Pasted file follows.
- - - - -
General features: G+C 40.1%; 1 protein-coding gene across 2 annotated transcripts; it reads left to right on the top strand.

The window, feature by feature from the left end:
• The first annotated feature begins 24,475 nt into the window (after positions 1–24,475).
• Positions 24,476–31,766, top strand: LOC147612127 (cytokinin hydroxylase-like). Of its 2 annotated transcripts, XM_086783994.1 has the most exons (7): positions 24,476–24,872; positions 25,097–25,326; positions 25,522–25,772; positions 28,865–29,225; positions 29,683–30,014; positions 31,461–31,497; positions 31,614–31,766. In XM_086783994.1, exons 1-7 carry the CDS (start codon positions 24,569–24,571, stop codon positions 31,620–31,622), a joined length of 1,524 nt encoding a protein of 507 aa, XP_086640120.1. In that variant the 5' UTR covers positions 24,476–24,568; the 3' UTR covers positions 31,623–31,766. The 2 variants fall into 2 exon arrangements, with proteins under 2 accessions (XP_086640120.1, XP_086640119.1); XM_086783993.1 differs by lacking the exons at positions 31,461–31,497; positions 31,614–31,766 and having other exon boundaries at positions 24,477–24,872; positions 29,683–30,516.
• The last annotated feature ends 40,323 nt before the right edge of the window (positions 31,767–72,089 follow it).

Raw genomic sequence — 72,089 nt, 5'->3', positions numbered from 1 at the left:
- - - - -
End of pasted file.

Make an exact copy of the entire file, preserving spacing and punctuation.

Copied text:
General features: G+C 40.1%; 1 protein-coding gene across 2 annotated transcripts; it reads left to right on the top strand.

The window, feature by feature from the left end:
• The first annotated feature begins 24,475 nt into the window (after positions 1–24,475).
• Positions 24,476–31,766, top strand: LOC147612127 (cytokinin hydroxylase-like). Of its 2 annotated transcripts, XM_086783994.1 has the most exons (7): positions 24,476–24,872; positions 25,097–25,326; positions 25,522–25,772; positions 28,865–29,225; positions 29,683–30,014; positions 31,461–31,497; positions 31,614–31,766. In XM_086783994.1, exons 1-7 carry the CDS (start codon positions 24,569–24,571, stop codon positions 31,620–31,622), a joined length of 1,524 nt encoding a protein of 507 aa, XP_086640120.1. In that variant the 5' UTR covers positions 24,476–24,568; the 3' UTR covers positions 31,623–31,766. The 2 variants fall into 2 exon arrangements, with proteins under 2 accessions (XP_086640120.1, XP_086640119.1); XM_086783993.1 differs by lacking the exons at positions 31,461–31,497; positions 31,614–31,766 and having other exon boundaries at positions 24,477–24,872; positions 29,683–30,516.
• The last annotated feature ends 40,323 nt before the right edge of the window (positions 31,767–72,089 follow it).

Raw genomic sequence — 72,089 nt, 5'->3', positions numbered from 1 at the left: